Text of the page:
Every year on the 15th day of the lunar New Year, we celebrate 元宵节 Yuánxiāo jié, or the Lantern Festival.
On this evening when you sit down to a steaming bowl of glutinous rice balls stuffed with sesame paste, you may find yourself wondering, “What do lanterns have to do with any of this?”
Many centuries ago, Emperor Ming of Han was a devout Buddhist who noticed Buddhist monks lighting lanterns on the 15th day of the lunar New Year.
To commemorate the Buddhist tradition, Emperor Ming ordered all people, palaces, and temples to light lanterns as well, and the custom stuck.
There is an abundance stories and folktales associated with the Lantern Festival, and the account of Emperor Ming is one of many. A second popular tale also exists:
As the story goes, one day in the royal palace, a high-ranking official named Dongfang Shuo was wandering through the gardens. Shuo heard crying and hurried through the trees.
There he found a young maid named Yuan Xiao standing on the edge of the well, ready to jump to her death.
“What is the matter?” Shuo asked.
“I have not seen my parents since I came to work in this palace,” Yuan Xiao sobbed. “If I cannot see them again in this life, it is better to die.”
Shuo was moved by the maid’s loyalty to her family.
“I swear to you,” he promised, “that I will find a way to reunite you with your parents. Step back from the well.” Shuo extended his hand.
Yuan Xiao took Dongfang Shuo’s hand and they returned to the palace together to enact Shuo’s plan.
The next day, Dongfang Shuo set up a fortune-telling booth in town. He was very wise, and many people, including Emperor Wu, came to hear their fortune. The fortunes were all the same: the kingdom will burn on the full moon.
The Emperor was terrified. “How am I to save my kingdom?” he asked Dongfang Shuo.
“A fairy dressed in red will reveal the way,” Shuo answered mysteriously.
At that moment, Yuan Xiao came riding by on a horse. She was clothed in a red dress and carried a scroll.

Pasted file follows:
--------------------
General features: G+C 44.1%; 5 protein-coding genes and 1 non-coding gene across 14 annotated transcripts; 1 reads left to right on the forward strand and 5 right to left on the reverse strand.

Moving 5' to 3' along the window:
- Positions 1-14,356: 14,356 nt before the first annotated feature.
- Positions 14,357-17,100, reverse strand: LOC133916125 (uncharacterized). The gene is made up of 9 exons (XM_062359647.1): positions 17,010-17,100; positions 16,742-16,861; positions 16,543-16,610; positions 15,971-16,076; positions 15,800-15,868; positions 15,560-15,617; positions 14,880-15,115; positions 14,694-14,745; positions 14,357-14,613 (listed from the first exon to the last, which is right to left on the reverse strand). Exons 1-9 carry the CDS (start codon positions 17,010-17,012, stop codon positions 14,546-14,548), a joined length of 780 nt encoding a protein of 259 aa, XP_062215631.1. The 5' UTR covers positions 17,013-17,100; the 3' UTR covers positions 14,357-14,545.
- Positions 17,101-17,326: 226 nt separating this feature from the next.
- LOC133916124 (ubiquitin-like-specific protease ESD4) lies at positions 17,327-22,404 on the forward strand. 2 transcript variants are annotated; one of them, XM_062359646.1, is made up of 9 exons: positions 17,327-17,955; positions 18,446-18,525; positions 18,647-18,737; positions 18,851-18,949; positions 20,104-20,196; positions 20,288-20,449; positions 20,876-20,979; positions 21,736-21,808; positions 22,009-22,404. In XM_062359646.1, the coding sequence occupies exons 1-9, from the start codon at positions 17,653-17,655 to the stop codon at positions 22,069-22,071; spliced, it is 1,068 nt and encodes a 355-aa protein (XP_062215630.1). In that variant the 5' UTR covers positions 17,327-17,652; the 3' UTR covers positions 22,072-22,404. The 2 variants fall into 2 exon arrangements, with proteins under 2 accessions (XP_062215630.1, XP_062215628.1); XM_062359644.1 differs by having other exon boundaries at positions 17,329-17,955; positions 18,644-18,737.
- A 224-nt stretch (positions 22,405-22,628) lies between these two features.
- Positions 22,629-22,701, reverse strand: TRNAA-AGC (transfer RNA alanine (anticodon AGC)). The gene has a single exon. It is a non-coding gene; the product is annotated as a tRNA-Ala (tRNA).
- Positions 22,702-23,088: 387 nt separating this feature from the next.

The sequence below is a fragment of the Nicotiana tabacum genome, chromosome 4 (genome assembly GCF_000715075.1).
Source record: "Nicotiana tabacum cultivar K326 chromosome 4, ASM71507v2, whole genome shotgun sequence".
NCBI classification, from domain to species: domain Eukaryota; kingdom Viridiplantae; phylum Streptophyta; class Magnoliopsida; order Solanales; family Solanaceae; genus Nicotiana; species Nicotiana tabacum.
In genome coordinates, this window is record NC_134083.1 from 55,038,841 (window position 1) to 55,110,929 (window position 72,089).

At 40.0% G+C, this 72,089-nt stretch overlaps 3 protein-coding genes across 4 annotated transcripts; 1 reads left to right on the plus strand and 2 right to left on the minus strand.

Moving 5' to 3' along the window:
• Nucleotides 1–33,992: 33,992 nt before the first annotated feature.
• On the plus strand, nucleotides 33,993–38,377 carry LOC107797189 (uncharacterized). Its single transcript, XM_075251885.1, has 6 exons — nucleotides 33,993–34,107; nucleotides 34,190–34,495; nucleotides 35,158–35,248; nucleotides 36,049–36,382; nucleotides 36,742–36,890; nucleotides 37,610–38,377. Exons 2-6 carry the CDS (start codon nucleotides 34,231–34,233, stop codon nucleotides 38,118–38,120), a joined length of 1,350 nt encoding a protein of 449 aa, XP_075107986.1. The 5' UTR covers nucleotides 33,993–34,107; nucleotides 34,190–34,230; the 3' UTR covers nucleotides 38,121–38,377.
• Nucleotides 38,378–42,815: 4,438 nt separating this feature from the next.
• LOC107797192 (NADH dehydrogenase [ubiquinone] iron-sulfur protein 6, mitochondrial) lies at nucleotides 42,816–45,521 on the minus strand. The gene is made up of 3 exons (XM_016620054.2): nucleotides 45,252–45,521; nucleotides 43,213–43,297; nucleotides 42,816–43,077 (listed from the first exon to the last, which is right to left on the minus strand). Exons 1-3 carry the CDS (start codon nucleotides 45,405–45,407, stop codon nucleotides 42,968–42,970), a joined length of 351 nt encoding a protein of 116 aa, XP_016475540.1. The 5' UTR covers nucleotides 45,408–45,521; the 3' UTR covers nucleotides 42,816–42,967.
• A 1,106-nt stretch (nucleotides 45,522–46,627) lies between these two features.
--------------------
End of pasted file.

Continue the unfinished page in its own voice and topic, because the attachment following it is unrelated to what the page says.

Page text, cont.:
“Your majesty, I hold a decree from the Jade Emperor. He will burn the kingdom on the first full moon. If you are to survive, you must do two things.
First, fool the Jade Emperor into believing your kingdom is already burning. Second, make an offering to the Fire God. Only then will you be spared.”
Emperor Wu understood. Perhaps if the Jade Emperor saw the lanterns, he would believe the kingdom was already on fire. He immediately sent out the imperial order.
Yuan Xiao made tángyuán as a tribute to the Fire God, and each family in the kingdom also gathered together to make their own offering of tángyuán.
As the sun set on the 15th, across the kingdom the people lit lanterns and set off fire crackers. They looked to the skies and waited.
The sun rose the next day and the kingdom was safe. Emperor Wu summoned Dongfang Shuo and Yuanxiao.
“You have saved our lives! How can I repay you?” Emperor Wu asked the pair.
Shuo looked at Yuan Xiao and smiled. “I can think of one thing…”
The next day, Yuan Xiao’s parents were welcomed into the palace. In celebration of the kingdom not being burned down, Emperor Wu declared making tángyuán and lighting lanterns a yearly tradition.
Since Yuan Xiao had saved the kingdom, the Emperor named the holiday 元宵节 Yuánxiāojié in her honor.
What a cool legend behind the Lantern Festival! Here are a couple more things you may still be wondering:
Why do we eat 元宵yuánxiāo and 汤圆tángyuán?
圆yuán means “round” and 元 yuán is pronounced the same way. 汤圆tángyuán also sounds similar to the phrase “团员tuányuán”, meaning “to reunite as a family”. The shape of the sticky balls of yum is symbolic of family unity for the coming year.
Why is it actually called “元宵节Yuánxiāojié”?
The holiday is thusly named because the holiday falls in the first (元yuán) lunar month. 宵xiāo was the ancient word for 夜yè, both meaning “night”. The importance of this night in the first month is the appearance of the first full moon of the lunar New Year.
How do I wish my neighbors a happy Lantern Festival?
If you’re not sure what to say:
Happy Lantern Festival!
If you want to make conversation:
Nínjīnnián zěnmeguò yuánxiāo jié?
How are you spending the Lantern Festival this year?
If you are feeling confident in your culinary prowess:
Qǐngnín lái wǒ jiā chī wǒ zìjǐ zuò de yuánxiāo.
Come over to my place and eat my handmade yuánxiāo.